Catholic Charities who lacked a large enough storage facility called on The Salvation Army to receive and store the food donation long enough for it to be distributed to various food banks and organizations across the metro including the Denver Rescue Mission, Salvation Army, and various Food banks and ministries.

From here I don’t need to tell the rest of the story. The local media has done so for me. Below I include some of the video news coverage and a link to The Denver Post.

I end my part of this story by telling you that time can not only heal wounds but also turn hearts toward each other. As I look back at my own family’s history as proud members of a Church that provides vast relief to people affected by tragedy; and the many UW degrees proudly displayed in homes on both sides of my family; it all has come full circle for me as the charity of Christ conquers all.

CBS Denver Nov 17th, 2020

9News Denver Nov 26th, 2020

KWGN 2 News Nov 17th, 2020


Thursday, September 13 was an inspiring night. Thanks to the joint efforts from the Front Range and Columbine stakes and the Colorado Catholic Conference, 400+ attendees gathered for a Religious Freedom Forum in Columbine. With a full line-up of speakers, Colorado Mormon Chorale’s powerful patriotic numbers, and a timely message – the combined result was one to remember. Attendees learned the importance of standing for religious freedom, and increasing the ability to do so. Presenters tied together both examples of early leaders who created a framework to protect our freedoms, and the efforts that continue to maintain said freedoms. Elder Thomas Priday, Area Seventy of The Church of Jesus Christ of Latter-day Saints, opened the evening, sharing gratitude for the opportunity for multiple faiths “to come together in unity.”

Rebecca Jenson, Public Affairs Director, North America Central Area, stands at attention during “The Star Spangled Banner”

As members of the Church of Jesus Christ, we are reminded regularly of our civic duties. Elder Bednar said recently, “There is a paradox in religious freedom — if I want my religious freedom to be protected, then I must protect the religious freedom of those who believe in a basically different way from my own. This is our task. And it will be our ongoing challenge. Religious freedom is more than a right; it is a duty.” (more…)


There might be a reason why it seems members of The Church of Jesus Christ of Latter-day Saints don’t spend much time on the question: Are Mormons Christian? Perhaps it’s because it feels like an obvious conclusion. A straightforward definition of Christianity is believing Jesus Christ to be our Savior and Redeemer. And we do. With that, the discussion seems over. However, even as a child, I remember being challenged on this topic by classmates, and as an adult, it still comes up. It made no sense to me how a church called The Church of Jesus Christ of Latter-day Saints could be seen as anything but Christian. Yet in the meantime, I’ve learned that there are some Christians who have a more specific definition of Christianity, and that is where we might diverge. Here are the important basics:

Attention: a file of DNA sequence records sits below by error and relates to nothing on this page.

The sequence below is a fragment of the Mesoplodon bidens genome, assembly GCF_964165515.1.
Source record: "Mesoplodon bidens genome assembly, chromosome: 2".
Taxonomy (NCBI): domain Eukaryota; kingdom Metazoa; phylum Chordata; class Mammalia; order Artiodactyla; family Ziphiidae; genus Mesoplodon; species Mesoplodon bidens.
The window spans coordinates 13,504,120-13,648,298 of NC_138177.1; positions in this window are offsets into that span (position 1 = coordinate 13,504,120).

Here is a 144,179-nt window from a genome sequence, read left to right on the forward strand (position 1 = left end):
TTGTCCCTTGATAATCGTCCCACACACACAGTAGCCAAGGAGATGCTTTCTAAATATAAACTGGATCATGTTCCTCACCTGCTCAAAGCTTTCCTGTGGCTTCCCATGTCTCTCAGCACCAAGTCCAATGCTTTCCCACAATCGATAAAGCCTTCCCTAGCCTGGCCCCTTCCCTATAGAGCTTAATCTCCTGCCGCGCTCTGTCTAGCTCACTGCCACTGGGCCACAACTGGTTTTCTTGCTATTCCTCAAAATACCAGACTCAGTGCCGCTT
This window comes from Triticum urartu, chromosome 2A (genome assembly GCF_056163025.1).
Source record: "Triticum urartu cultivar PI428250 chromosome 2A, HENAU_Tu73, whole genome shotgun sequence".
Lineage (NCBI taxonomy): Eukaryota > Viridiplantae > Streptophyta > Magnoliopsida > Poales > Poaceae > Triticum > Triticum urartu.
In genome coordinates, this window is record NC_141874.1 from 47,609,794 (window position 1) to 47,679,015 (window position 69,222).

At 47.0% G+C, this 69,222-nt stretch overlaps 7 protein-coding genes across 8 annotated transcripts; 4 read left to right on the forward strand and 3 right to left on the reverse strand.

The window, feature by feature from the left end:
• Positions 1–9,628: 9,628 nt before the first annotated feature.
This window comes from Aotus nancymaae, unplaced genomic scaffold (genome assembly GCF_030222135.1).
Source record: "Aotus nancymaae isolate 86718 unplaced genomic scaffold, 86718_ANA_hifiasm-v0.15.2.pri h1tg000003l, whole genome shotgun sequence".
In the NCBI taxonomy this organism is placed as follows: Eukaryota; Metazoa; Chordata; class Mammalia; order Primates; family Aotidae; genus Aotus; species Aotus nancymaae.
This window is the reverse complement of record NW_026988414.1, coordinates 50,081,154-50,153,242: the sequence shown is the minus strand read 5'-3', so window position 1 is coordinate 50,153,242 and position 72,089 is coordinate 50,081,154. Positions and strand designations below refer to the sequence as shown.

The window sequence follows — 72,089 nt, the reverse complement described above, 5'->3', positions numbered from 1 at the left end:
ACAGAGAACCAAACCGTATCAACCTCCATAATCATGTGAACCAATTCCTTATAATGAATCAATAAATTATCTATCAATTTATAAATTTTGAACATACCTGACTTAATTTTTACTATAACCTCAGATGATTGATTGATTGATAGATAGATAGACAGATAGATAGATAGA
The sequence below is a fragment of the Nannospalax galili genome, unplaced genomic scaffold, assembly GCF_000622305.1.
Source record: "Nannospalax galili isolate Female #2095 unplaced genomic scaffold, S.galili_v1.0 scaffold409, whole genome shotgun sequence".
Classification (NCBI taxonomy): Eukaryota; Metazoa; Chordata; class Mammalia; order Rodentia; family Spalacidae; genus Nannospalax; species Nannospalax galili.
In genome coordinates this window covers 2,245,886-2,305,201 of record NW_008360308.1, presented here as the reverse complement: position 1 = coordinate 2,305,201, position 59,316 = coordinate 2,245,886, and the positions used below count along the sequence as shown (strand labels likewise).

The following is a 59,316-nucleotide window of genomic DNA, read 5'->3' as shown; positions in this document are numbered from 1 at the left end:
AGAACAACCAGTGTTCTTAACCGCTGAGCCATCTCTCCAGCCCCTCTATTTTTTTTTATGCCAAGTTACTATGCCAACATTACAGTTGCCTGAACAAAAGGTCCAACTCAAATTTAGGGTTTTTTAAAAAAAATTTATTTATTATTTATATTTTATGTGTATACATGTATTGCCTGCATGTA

1. Latter-day Saints do not accept the creeds, confessions, and formulations of post–New Testament Christianity.
  2. The Church of Jesus Christ of Latter-day Saints does not descend through the historical line of traditional Christianity. That is, Latter-day Saints are not Roman Catholic, Eastern Orthodox, or Protestant.
  3. Latter-day Saints do not believe scripture consists of the Holy Bible alone but have an expanded canon of scripture that includes the Book of Mormon, the Doctrine and Covenants, and the Pearl of Great Price.

In unequivocal terms, we as members of the church assert belief in God, our eternal Father, his son Jesus Christ, and in the Holy Ghost. Some creeds call for a belief in the Holy Trinity, where it is understood that all three are without form and are one. We do not believe in a trinity. From there, other distinctions include (more…)


Each year the Colorado Rockies select one home game to be “Mormon Night At the Rockies.”

This year’s game was well attended as members of the church statewide were able to purchase discounted tickets.

The Colorado Mormon Choral sang the national anthem, conducted by Kent Jones. This has become a wonderful tradition each year.

Also 3 young men from Boy Scout Troop 372 of the Alameda Congregation in Aurora presented the colors. (more…)